London Plane (Platanus x hispanica)

Although it is the most common tree in London, it is considered that London Plane is not native to England. This hybrid is acknowledged as a natural result of two trees being planted close to each other in Spain hence its name x hispanica. The scientific name Platanus derives from the Greek word ‘plays’ which means broad. Plane trees not only have extremely large, domed crowns but also have very large broad leaves.

This understated giant has a solid trunk and robust branches, which allow it to grow into large often gigantic trees, reaching 35m in height even in an urban environment. Its characteristic smooth trunk is recognisable by its peeling grey bark which ‘flakes’ off in plates to reveal the younger, yellowish bark beneath giving it a camouflage like effect. This along with its large leaves and bauble like fruits (which are present from winter to spring), make this somewhat common tree, more intriguing. This provides the tree with a year round interest.


Photo credit: Paul Hunter, Cregagh Road

Its secrets to being a successful giant are the same things that gives it a unique character. The large leaves are so shiny that they are easily washed clean by the rain and its camouflage bark, is more than just an accidental quality. It has this pattern because the bark (which breaks away in large flakes) helps the tree cleanse itself of pollutants. London planes require little root space, can survive in most soils and will flourish despite hard pruning.

Interestingly it is a London plane that hit the headlines in 2009 when one of the older specimens in Mayfair London was valued at 750k. It's considered Britains most valuable tree.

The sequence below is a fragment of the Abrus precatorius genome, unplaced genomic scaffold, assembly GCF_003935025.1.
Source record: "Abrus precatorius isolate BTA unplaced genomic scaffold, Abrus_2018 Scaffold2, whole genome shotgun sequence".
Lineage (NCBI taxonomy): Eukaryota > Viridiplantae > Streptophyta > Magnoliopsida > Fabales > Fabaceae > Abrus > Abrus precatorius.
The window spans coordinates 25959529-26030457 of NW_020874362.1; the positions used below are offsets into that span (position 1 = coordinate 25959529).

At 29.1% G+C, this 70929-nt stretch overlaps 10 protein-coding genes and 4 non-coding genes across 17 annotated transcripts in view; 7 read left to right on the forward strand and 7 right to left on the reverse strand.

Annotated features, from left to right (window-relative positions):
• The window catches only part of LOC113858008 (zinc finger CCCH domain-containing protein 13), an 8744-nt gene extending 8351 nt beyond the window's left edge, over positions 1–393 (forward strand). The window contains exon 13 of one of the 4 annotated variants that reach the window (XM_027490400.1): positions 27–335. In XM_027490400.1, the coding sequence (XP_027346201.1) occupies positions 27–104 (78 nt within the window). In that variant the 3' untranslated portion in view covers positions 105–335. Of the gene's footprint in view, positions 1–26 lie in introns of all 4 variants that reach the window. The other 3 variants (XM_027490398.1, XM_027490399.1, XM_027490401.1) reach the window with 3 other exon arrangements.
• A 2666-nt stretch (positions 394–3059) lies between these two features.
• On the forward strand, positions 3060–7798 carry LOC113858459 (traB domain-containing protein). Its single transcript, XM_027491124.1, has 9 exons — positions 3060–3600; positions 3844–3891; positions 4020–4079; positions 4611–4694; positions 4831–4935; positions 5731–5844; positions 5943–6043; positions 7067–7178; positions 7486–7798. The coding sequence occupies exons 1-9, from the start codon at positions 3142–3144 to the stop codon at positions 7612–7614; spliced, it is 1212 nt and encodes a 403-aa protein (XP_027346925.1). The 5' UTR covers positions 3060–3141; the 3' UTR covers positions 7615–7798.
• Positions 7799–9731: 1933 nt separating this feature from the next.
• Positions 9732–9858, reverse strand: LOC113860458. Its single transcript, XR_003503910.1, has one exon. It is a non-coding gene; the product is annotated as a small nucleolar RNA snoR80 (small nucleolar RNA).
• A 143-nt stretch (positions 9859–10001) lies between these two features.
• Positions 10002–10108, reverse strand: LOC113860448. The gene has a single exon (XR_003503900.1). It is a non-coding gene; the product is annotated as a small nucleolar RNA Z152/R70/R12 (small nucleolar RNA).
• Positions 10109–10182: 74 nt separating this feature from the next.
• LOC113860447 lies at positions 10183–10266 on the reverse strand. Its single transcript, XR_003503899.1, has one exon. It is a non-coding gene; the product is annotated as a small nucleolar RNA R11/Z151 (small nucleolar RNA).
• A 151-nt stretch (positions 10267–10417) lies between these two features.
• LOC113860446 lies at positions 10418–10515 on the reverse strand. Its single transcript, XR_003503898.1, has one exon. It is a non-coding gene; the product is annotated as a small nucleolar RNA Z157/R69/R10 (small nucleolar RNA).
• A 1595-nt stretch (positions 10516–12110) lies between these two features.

We believe the poem by Amy Levy below sums it up;




Green is the plane-tree in the square,

The other trees are brown;


They droop and pine for country air;

The plane-tree loves the town.


Here, from my garret-pane, I mark

The plane-tree bud and blow,


Shed her recuperative bark,


And spread her shade below.

Among her branches, in and out,

The city breezes play;


The dun fog wraps her round about;


Above, the smoke curls grey.

Others the country take for choice,


And hold the town in scorn;


But she has listened to the voice

On city breezes borne.


Where to find it?

As well as it being a familiar sight in our cities and streetscapes, the species grows in large numbers all over Europe, Australia, and North & South America.  On the Connswater Community Greenway we hope they have been planted for future acclaim. For now you can look at the tree in its infancy along Cregagh Road at the bus stop or shops.

Did you know?

The City of New York, Parks Department uses the leaf as its symbol.

Be Part of it…

If you spot this momentous tree on your walk please do send us your photos!